Twelve-Year-Old Kid Shoots Monster Nontypical Buck in Minnesota | Outdoor Life

Twelve-Year-Old Kid Shoots Monster Nontypical Buck in Minnesota

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On November 3, Dylan Beach killed a monster 27-point buck while hunting with his stepdad in east Otter Tail County, Minn. The buck shattered the existing county record and will rank as one of the top 10 non-typical whitetails ever harvested in Minnesota. Here's how the 12-year-old took his first trophy buck during the incredible opening day hunt.

For more big buck photos and the tactics to hunt these monster whitetails, check out our secrets of the rut.

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Dylan and his stepdad, Wilbur Verbeck, decided to hunt the first day of gun season on Dylan's aunt's property, just west of Sebeka, Minn. The two picked a stand on the edge of a grassy field, with a willow swamp just behind it. Dylan and Verbeck climbed the tree at 7:14 a.m. and settled in.

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They didn't have to wait long. Just 20 minutes later, Dylan spotted a buck emerging from the neighbor's woods. The buck stepped into the field about 100 yards away and began to browse along the tree line toward their stand.

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"I pulled my gun up on it to see if it had horns," Verbeck said. "It looked decent, but I didn't realize it was that big."

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Verbeck told Dylan to wait until the buck moved closer, then shoot when he had a clear shot at the vitals. The deer halved the distance, and turned broadside at about 50 yards.

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Dylan squeezed the trigger of his Remington .270 and shot the buck through the right shoulder. He said he was concentrating too hard on making a good shot to really notice the rack.

"When Dylan shot, the deer folded up and tipped over," Verbeck said.

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The stunned buck lay on the ground for nearly three minutes, then got up and stumbled another 20 yards. It fell over again, and this time stayed down.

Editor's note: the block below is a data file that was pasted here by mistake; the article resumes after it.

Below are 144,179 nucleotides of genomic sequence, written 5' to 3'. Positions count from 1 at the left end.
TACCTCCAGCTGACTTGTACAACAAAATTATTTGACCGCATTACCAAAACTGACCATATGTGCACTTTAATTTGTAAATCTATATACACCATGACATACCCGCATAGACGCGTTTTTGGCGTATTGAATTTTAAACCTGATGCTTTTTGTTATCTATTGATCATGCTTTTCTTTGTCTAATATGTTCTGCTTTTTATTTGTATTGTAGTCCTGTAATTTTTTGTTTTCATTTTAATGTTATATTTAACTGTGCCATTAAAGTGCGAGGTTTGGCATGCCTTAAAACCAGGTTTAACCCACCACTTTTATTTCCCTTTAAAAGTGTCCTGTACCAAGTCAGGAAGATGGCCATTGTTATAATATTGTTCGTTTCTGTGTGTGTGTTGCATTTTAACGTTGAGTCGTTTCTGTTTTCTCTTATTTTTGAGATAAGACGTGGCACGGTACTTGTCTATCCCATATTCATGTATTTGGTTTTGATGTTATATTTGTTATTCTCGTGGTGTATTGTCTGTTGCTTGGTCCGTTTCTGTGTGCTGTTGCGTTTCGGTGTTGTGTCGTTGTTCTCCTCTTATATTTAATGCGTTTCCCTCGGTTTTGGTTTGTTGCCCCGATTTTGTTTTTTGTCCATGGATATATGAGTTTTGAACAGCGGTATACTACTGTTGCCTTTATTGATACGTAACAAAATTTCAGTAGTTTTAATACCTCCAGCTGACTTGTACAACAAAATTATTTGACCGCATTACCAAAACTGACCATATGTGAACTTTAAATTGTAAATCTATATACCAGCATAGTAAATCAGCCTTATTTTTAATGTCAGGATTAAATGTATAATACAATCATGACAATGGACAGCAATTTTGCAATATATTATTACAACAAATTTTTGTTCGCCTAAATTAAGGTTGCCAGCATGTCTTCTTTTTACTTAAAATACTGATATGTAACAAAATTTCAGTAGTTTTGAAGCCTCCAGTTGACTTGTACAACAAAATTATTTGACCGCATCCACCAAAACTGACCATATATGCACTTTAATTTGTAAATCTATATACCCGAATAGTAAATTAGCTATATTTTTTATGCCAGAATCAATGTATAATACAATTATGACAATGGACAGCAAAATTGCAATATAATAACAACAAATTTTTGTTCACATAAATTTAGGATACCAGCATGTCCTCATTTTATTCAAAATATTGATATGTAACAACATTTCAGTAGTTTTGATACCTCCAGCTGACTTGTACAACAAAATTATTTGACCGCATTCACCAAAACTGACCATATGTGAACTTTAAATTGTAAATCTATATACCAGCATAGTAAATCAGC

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Dylan cheered and exchanged high-fives with Verbeck. They only spent a few minutes in the stand before climbing down to recover the buck.

"I was shocked by how big he was," Dylan said.

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Verbeck said it wasn't a hard call to let Dylan take the shot.

"I was just happy to let him do it," Verbeck said. "I'm not real big into deer hunting, but I do it mainly now because of the two boys, Dylan and his brother."

Dylan's older brother, Dalton, was hunting a different stand on the property. When Dylan called to tell him the news, Dalton didn't believe it until he saw the bruiser for himself. His mom couldn't believe it either.

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But his aunt knew exactly which deer Dylan had killed. She'd driven by the big buck on the side of the road earlier in the season, and when her neighbor's heard the news, they sent over a trail cam photo. The buck stares right into the camera for the pic, showing off his unmistakable rack.

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The buck weighed 229 pounds and DNR officials aged him at 5.5 years old. Boone & Crockett scorer Michael Harrison estimated a green score of more than 241 inches. According to Verbeck, Harrison said 241 is a conservative measurement and the actual score is likely a couple inches higher. The buck will almost certainly break the record for the 10th largest non-typical whitetail in Minnesota, and will probably rank eighth in the state after the 60-day drying period. The biggest nontypical ever harvested in Minnesota measured 268 5/8 inches and was taken in 1974.

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There were varying opinions about how many points the rack actually had, with some saying 27 and others 28. The buck also sported a broken brow tine, which is still intact in the game camera photo. Dylan said the buck would have become the state's third biggest non-typical if the tine was intact.

This was Dylan's fourth season hunting. He's harvested a deer each season, with a doe and two spiked bucks in past years. And even though Dylan shot what might become the biggest buck of his hunting career, he was still a little disappointed that his hunting season ended so quickly.

Twelve-year-old Dylan Beach took this incredible 27-point buck during the Minnesota gun season. It's a county record and will go down as one of the biggest nontypical bucks ever killed in the state.